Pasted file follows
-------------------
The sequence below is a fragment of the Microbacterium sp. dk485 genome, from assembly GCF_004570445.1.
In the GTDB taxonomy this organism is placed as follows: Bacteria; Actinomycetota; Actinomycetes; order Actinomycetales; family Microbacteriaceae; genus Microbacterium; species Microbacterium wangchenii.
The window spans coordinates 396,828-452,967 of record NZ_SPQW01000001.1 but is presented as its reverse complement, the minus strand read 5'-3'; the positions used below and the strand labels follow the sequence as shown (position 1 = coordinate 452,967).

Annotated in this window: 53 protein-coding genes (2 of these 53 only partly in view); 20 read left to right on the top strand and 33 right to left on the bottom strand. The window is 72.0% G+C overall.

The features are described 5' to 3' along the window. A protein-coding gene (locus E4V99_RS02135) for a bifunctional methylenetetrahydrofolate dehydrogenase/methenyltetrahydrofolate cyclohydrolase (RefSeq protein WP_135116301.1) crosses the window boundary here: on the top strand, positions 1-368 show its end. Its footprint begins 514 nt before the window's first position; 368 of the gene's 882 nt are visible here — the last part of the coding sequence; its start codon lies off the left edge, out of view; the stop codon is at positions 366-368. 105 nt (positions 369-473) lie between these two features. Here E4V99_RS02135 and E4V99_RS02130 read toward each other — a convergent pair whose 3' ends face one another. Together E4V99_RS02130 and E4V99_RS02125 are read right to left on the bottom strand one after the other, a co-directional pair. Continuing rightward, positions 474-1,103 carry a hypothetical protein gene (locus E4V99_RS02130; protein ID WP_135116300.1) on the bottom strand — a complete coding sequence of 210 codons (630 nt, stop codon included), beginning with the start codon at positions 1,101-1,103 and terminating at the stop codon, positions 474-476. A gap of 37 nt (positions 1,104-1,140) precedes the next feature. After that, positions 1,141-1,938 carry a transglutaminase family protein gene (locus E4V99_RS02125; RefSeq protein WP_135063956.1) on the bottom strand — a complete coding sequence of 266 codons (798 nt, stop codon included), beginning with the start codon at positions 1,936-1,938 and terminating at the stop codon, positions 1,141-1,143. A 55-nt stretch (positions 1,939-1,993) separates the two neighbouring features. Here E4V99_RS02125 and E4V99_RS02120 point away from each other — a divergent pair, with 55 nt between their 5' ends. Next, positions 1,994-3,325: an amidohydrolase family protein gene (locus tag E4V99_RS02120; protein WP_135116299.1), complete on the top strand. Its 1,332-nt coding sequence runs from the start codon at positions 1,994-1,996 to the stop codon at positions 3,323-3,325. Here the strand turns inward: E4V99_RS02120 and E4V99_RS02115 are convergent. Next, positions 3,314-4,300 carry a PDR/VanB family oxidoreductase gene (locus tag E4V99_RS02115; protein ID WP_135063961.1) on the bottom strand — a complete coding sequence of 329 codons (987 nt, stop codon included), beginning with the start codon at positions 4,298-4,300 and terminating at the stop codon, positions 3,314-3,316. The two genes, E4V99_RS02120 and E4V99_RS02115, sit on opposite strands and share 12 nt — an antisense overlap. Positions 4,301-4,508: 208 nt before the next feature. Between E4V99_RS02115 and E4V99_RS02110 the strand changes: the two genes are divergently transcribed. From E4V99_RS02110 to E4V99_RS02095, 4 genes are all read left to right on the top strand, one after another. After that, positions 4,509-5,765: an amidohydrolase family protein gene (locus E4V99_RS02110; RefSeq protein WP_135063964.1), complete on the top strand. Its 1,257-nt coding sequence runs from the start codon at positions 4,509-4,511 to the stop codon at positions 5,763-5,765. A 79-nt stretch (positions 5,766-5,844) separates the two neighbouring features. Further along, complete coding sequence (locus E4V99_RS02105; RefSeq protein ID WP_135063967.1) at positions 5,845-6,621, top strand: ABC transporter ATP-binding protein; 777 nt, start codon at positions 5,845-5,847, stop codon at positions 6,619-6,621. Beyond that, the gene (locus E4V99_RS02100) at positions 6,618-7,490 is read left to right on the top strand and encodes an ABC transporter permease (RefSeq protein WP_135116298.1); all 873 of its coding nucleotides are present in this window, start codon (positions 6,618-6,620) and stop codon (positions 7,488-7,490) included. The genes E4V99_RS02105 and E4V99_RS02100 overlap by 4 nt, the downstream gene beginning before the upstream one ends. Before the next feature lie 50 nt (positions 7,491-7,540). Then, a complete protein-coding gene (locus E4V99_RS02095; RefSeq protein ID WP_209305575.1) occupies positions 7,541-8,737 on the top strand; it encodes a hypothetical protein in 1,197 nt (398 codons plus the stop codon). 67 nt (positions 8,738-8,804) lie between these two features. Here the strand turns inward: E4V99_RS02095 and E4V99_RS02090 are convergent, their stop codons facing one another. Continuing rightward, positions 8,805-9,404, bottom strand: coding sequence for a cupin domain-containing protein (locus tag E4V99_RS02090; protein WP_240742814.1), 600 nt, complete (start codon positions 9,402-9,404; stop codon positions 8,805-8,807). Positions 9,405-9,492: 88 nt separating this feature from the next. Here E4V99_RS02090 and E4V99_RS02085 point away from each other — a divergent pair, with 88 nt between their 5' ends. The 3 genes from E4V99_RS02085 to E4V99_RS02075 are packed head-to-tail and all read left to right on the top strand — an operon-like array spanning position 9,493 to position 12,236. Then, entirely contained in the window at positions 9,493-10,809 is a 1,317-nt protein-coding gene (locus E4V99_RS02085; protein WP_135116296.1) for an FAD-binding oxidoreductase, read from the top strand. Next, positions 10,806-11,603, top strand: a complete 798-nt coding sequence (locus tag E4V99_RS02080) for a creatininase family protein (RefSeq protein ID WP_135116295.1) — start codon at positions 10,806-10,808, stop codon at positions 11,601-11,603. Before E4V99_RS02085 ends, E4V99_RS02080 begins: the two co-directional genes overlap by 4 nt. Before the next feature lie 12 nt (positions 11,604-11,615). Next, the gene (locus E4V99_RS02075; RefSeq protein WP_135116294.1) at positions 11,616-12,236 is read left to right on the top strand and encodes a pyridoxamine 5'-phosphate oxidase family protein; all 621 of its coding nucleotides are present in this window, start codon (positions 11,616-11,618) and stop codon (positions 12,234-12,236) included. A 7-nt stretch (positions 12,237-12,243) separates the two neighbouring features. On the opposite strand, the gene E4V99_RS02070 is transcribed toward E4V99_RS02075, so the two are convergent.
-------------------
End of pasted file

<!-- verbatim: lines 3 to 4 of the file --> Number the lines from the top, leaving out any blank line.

The window spans coordinates 396,828-452,967 of record NZ_SPQW01000001.1 but is presented as its reverse complement, the minus strand read 5'-3'; the positions used below and the strand labels follow the sequence as shown (position 1 = coordinate 452,967).

Annotated in this window: 53 protein-coding genes (2 of these 53 only partly in view); 20 read left to right on the top strand and 33 right to left on the bottom strand. The window is 72.0% G+C overall.